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@Robin, I am not a fan-boy for one system or the other - and my statement was about PS3, not that it was any better or worse than the standards we have seen from their competitors. The XB360, and the 'ring of death', will be a stain on MS's technical ability till the end of time - but SONY is meant to know better.

When I stated:
- forced- requirement to create Slim / cost-save version to address original failings
I was specifically referring to the intransigence to admit there was a problem, and then botch the solution taking too long to fix it, and avoiding the main issues. It would seem that the executives involved with the first 'Slim' wanted to still flight their corner so made the system improvement still follow their original thinking... only to be kicked out and a second Slim be developed. That intransigence to admit fault seems to underline the management style at this (and other console) operations.

Reports on the high failure rates of PS3.1.0 was commonly reported:

- and ignoring it dose not help the discussion. Yes the XB360 had a major problem, but again we are talking about PS3!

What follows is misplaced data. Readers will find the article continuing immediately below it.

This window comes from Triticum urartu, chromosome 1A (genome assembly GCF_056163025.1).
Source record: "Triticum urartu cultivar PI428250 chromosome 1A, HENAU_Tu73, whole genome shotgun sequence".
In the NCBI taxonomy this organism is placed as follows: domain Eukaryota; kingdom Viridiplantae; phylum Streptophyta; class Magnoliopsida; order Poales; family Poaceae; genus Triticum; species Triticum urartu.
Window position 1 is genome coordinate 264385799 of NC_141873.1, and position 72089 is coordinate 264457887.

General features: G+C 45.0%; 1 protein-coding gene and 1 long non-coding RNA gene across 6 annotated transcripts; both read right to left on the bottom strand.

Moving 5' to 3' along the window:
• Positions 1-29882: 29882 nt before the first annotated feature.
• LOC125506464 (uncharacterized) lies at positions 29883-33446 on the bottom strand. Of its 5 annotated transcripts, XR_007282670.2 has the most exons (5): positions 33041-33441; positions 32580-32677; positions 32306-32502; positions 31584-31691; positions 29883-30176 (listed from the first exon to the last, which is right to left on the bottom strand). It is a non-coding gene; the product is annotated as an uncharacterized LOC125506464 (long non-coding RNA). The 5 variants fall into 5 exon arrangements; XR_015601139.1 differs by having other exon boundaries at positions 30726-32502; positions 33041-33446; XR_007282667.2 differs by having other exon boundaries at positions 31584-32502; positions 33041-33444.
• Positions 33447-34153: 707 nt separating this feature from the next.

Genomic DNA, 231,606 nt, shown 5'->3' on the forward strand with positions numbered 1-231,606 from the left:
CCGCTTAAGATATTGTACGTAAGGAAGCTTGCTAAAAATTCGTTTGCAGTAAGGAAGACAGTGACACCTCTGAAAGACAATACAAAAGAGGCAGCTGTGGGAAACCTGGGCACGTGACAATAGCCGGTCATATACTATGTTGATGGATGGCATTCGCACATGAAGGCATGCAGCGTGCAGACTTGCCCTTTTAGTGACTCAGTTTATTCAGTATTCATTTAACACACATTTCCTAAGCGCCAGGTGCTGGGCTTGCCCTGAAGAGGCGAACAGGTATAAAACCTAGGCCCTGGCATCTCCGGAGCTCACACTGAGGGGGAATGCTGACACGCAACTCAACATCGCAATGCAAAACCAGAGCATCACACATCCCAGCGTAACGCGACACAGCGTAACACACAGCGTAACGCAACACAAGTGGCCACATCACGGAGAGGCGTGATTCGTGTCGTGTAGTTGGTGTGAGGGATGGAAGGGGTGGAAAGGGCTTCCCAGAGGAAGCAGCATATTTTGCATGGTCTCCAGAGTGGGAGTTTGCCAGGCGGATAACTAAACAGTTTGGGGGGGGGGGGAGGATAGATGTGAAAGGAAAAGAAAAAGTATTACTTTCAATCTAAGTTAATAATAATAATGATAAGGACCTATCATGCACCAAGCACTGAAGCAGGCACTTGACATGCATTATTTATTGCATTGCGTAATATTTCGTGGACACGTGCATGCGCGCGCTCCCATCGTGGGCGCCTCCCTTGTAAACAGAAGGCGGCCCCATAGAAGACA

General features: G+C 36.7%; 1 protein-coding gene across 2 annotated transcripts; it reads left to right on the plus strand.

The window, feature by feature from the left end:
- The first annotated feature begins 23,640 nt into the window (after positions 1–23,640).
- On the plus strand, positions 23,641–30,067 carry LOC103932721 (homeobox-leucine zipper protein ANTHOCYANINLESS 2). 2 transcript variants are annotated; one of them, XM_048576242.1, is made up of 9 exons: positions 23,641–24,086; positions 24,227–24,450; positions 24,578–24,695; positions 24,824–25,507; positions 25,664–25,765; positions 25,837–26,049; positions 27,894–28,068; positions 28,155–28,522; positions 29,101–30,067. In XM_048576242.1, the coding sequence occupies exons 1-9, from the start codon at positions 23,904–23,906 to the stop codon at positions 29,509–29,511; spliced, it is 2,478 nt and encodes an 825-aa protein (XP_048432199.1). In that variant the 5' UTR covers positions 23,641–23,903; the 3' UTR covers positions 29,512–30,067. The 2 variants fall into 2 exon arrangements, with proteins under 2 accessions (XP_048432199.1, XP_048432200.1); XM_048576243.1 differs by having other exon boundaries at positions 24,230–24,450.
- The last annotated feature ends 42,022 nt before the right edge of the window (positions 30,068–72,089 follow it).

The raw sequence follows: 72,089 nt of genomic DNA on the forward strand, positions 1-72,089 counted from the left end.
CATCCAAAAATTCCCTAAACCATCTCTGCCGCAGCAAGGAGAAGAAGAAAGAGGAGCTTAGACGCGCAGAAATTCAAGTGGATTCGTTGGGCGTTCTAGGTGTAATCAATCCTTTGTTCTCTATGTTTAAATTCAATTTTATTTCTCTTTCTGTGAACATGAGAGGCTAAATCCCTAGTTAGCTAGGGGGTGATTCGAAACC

Just to be clear, I work on the periphery of the consumer scene - focused on the Digital Out-of-Home entertainment (DOE) sector - evaluating how the console content can be utilized in our sector (or visa verse). So my observations are independent, and do not have to pander to some of the misconceptions and egos that seem to blinker some of those commenting.

Edited 2 times. Last edit by kevin williams on 23rd November 2012 2:55pm

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Magistretti Roberto journalist 7 years ago
May I ask you why, Rodney? Thanks.
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@Magistretti - Rodney's idea is fun; Google needs a manufacturing empire to support their Google Glass and Google TV projects - as well as the new mobile device. SONY has the capability, and would benefit from the injection of a better R&D direction. If they could deal with the Western / Asian management conflict then this could be a marriage made in heaven, rather than the LG merger suggestion.